The Press Association  helpfully publishes a list of anticipated declaration times. These are basically the times at which councils expect to have finished the count, so results in individual wards will be available considerably beforehand and allow us to see which way the wind is blowing. The following wards are worth looking out for, because they will be counted overnight and because they will tell us something about the national picture – or in a couple of cases just give a glimpse of interesting local peculiarities.

  1. 1.       Blundellsands, Sefton

Blundellsands is the remaining Conservative ward of Crosby, north of Liverpool, and it has been very close in the last two sets of local elections, with the Tories winning by 85 votes in 2010 and 21 votes in 2011. If Labour win this ward, it is a sign that they are on course to gain control of Sefton. That would be notable because no party has had a majority since 1986, and Labour has never won it before – a symbol of long term political change in the North West. Andrew Teale has written a rather good guide to the complexities of Sefton elections at Britain Votes - and see also his Greater Manchester preview.

Sefton election results 

 

  1. 2.       Little Horton ward, Bradford

Until the victory of George Galloway in the Bradford West by-election at the end of March, Bradford seemed one of the surer Labour victories. Labour would not even have to do as well as in 2010 to secure control. However, it remains to be seen how much of Galloway’s vote transfers over to his Respect colleagues in several Bradford wards. Labour losses to Respect in two wards, Manningham and City, seem to be expected but there is doubt about other wards, including inner city Little Horton, which is actually in the currently Lib Dem Bradford East seat. The Guardian wrote up the ward campaign.

Bradford election results.

 

  1. 3.       Peartree ward, Southampton

Southampton is one of the key Labour targets in the 2012 local elections and Peartree is one of the key marginal wards in the city. It is a suburban area lying to the east of the River Itchen, and since 2011 it has had the distinction of having one councillor from each of the three main parties. The Conservative seat gained in 2008 is up for election, and the Lib Dem elected in 2010 has left the council causing a by-election. Labour’s win in 2011 was surprising and narrow. If Labour win one or both of the seats today then they probably have a majority in this marginal city. For more on Southampton, see Southern Front.

Southampton election results. 

 

  1. 4.       Chipping Norton, West Oxfordshire

West Oxfordshire is the council for David Cameron’s Witney constituency, and the town of Chipping Norton is associated with Cameron and his ‘set’. The Conservatives are defending a seat here in the local elections. However, it is one of the more marginal areas of West Oxfordshire and Labour held the other council ward in Chipping Norton last year.

West Oxfordshire election results

 

  1. 5.       Lydiard & Freshbrook, Swindon

Every seat in Swindon is up for election this year because there have been ward boundary changes. It is just about feasible for Labour to take overall control from the Conservatives, although it is quite a tall order. If the Conservatives hold this newly drawn outer suburban area, whose component parts have previously been in marginal wards, then the Tories have probably retained their majority in Swindon and probably therefore good prospects in holding the two marginal Parliamentary seats. I’ve written more about Swindon for Southern Front.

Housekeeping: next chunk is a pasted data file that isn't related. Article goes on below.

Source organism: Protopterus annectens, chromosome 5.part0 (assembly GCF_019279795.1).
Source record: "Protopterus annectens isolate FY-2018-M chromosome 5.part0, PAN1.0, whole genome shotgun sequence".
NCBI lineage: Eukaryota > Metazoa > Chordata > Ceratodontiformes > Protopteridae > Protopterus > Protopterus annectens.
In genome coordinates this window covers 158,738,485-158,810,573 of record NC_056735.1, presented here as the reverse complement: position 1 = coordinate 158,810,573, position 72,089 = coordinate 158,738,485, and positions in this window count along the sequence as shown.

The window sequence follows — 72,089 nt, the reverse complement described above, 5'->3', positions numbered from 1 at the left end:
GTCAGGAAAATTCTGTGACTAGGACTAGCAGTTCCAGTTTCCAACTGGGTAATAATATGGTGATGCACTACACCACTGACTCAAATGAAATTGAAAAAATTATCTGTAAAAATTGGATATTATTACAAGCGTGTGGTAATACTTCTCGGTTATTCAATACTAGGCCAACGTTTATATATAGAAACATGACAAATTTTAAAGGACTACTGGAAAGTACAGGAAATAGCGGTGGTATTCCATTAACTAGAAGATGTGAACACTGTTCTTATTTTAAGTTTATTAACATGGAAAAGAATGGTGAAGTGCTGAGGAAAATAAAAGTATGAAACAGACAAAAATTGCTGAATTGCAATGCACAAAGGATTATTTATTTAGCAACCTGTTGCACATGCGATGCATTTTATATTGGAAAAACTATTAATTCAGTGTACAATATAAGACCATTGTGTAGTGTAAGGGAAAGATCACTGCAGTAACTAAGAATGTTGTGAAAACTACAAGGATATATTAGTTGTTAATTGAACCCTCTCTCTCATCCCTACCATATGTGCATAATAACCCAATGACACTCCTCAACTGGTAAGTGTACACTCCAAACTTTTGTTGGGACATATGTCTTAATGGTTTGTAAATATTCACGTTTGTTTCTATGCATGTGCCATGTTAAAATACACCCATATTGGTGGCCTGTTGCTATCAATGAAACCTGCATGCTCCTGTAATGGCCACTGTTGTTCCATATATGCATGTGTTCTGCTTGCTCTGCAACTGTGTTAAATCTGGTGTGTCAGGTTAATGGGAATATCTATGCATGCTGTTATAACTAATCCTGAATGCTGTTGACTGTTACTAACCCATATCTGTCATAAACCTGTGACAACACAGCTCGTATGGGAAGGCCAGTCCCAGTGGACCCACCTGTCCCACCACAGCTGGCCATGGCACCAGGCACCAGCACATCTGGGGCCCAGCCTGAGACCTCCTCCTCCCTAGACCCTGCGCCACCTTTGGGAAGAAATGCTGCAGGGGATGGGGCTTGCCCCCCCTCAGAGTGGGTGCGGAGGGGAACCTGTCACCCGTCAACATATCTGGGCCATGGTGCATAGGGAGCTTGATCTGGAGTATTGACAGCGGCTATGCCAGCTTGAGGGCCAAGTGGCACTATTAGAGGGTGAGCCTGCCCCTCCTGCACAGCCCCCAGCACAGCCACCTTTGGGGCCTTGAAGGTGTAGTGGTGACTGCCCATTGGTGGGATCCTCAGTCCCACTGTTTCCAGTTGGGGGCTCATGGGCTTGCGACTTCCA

Swindon election results

 

 

  1. 6.       Amblecote, Dudley

Dudley is another key contest between Labour and Conservative. The parties each won 12 wards last year, something of a disappointing result for Labour, and Labour needs to win 15 seats this year for a majority, and Amblecote would be one of them. It is a Black Country town lying between Stourbridge and Brierley Hill. The Conservatives were 317 votes (8.5 percentage points) ahead in the 2011 local elections, so Labour needs a significant swing since then. The UKIP vote is well worth watching in Amblecote and Dudley more generally. They won 8.5 per cent across the borough (12 per cent in Amblecote) in 2011 and if they improve their showing could tip the balance between the two main parties.

Dudley election results

 

7.       Fant, Maidstone

The Conservatives will almost certainly retain control of Maidstone council, but this ward is a real curiosity. It is, as it were, the Latin Quarter of Maidstone, on the left bank of the Medway, and it is a four-way marginal. The Conservatives gained it from Labour in 2008, but the Lib Dems came out on top in 2010 before the Tories won again in 2011 but with only 29.4 per cent of the vote. The fourth-placed Greens won 21.4 per cent. Labour will be trying to break back onto the council and show a small ‘red shoot’ in Kent.

Maidstone election results

 

 

  1. 8.       Cockett, Swansea

Labour should be on course to regain their majority in Wales’s second city – although Cardiff is a tougher nut to crack. A key step on the way is the Cockett ward in western Swansea, a four-member ward (some Welsh wards have more councillors than any in England), where Labour must hope to sweep aside the Lib Dems – who in turn gained the seat from Plaid Cymru in 2008.

Swansea election results

 

  1. 9.       Heanor East, Amber Valley